(Or: Why life seems so much better with sad songs in it)
Are you one of those people who listens to upbeat, happy tunes whenever they feel down in the dumps? Or do you dive headfirst into a heart-rending ballad, wallowing in the sadness, letting the melancholy melody wash over you in a wave of blissful catharsis?
Well in case you haven’t guessed from the description above, I’m a fully paid-up, card-carrying member of the latter. I live for this shit. I need it – to quote Bon Jovi (yup, you read that right) – like a poet needs the pain. At the ripe oldage of 37, I’m still a moody, grungy overemotional teenager at heart. In some sick, twisted way, it makes me feel light years better to hear all those churning, dark, magnetic, gut-wrenching feelings from a position of ‘once removed’; like if Eddie Vedder can perfectly describe how I felt about a particular breakup or a jaunt down the one-way street of unrequited love, then it saves me the work.
Many an hour would be passed in secondary school by me simply writing out lyrics pertinent to my emotional situation. From a wide assortment of artists, I would fill page after page with the works of the great masters such as Hetfield, Di Franco, Morrison, Dylan, Amos et al. I was, and still am, a bit of a Rain Man when it comes to retaining song lyrics, so I could go on unchecked for tens of pages at a time, depending on how boring I found the lesson. Pity the auld Leaving Cert was never presented in song form; I’d have been a 600-pointer for sure.
I’m quoting Nick Hornby a lot while discussing this topic, but he’s got the best take on it in his book High Fidelity:
No contest for me, I was of the former. I was a clinically depressed, miserable, tormented, stereotypical teenage child of an ugly divorce, so much so that while my parents were in the middle of taking a verbal sledgehammer to the crumbling walls of their marriage, I stuck Pearl Jam’s Ten album on at full blast to drown out the anger outside my bedroom walls and give me a dose of the anger I felt within. To this day, I can’t listen to the song ‘Once’ without being transported back to the blood-red walls of my teenage bedroom and feeling the sky fall down around me.
My music gave me a lovely soft place to fall. I didn’t have to make sense of or verbalise what I felt, or try to ignore it – I just needed to (apologies to all the young folk out there) stick on the right cassette. It was like having your favourite musician as your own personal well-being advocate. Imagine Axl Rose sitting your feuding parental units down and roaring at them, telling them to get their shit together and stop fucking with your head or else he’ll fuck their telly out the window. How fun.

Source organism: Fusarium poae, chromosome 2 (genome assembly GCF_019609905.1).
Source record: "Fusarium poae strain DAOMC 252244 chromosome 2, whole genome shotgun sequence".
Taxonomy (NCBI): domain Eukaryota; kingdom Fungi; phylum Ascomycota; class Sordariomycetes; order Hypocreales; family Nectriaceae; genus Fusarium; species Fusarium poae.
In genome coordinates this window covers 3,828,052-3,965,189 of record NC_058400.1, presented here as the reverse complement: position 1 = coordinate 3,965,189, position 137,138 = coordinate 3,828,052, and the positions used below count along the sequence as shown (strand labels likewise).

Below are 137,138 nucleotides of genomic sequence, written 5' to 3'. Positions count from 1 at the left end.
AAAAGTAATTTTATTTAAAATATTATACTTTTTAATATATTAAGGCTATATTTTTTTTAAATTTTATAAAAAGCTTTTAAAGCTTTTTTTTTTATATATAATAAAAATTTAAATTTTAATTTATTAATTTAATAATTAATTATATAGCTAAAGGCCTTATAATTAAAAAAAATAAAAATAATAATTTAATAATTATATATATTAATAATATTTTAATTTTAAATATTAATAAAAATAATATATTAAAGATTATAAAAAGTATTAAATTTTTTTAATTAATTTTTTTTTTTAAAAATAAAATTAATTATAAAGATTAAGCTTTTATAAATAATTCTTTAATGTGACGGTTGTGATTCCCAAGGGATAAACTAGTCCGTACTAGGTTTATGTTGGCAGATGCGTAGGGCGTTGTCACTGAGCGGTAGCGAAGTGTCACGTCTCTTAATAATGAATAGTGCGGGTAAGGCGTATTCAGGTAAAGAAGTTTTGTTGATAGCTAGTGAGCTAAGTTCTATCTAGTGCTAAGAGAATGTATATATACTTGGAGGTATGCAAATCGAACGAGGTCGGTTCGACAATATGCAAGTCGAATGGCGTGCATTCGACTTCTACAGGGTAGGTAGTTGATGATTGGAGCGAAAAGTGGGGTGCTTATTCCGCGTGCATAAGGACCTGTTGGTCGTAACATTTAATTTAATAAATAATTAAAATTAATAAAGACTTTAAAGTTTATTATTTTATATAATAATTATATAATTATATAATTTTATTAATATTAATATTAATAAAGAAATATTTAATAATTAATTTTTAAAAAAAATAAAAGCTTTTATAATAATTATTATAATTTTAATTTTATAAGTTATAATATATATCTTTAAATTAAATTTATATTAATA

Some folk find it worrying that someone could be so immersed in sad melancholy music – to them, I say ‘CHILL’. Better that it’s out there rather than being buried deep down, only to resurface when you least expect it. Your brain is a dickhead for that sort of thing. Trust me.
I suppose it depends on how each of us uses music. Some use it to help transform their mood; others like me use it to express & enhance the mood I’m already in. To each his own.
You can buy this apparently – click on the pic!
I wonder why it’s so much easier to become attracted to dark, depressing music and poetry? Along with those aforementioned musicians, all of the great classical poets that have etched their initials on the tough, bark-like exterior of my heart were all a bunch of miserable, Emo, navel-gazing bastards. And oh, how I loved them for it. Dickinson, Plath, Woolf, Shelley, Poe – I’d sit them all at my fantasy Dead or Alive Dinner Party any day. Hopkins and Wordsworth with their daffodils and fawning over nature’s glory can fuck off back to Disneyland. There’s no room at my dinner table for Shiny Happy bastards.
That’s not to say I don’t appreciate a rollicking good peppy-as-fuck tune on occasion. Show me ‘Footloose’ in the club, and I’ll show you dance moves that would make Kevin Bacon vomit with jealousy. Happy tunes have their place in the world, obviously. However, there’s something far more visceral, dark and delicious about a deep sad song that pulls you in for a slow, languid embrace, telling you it’ll all be okay. It tells you they’ve been there where you are, they feel it too, and they’re going to save you the trouble of having to put words on something, the description of which evades you. They have it worked out already through the medium of song – and it’s utterly perfect.
Go on, press play again. Let it wash over you once more.
Someone pass me a tissue…..
SIX SONGS SO SAD THEY’LL GIVE YOU AN EMO-BONER
(click on the song title to give your ears a tearful hug)
1: Bon Iver – re: Stacks
2: Leonard Cohen – Famous Blue Raincoat
3: Pearl Jam – Black
4: Ben Howard – I Forget Where We Were
5: Tori Amos – Silent All These Years
6: Ani Di Franco – Both Hands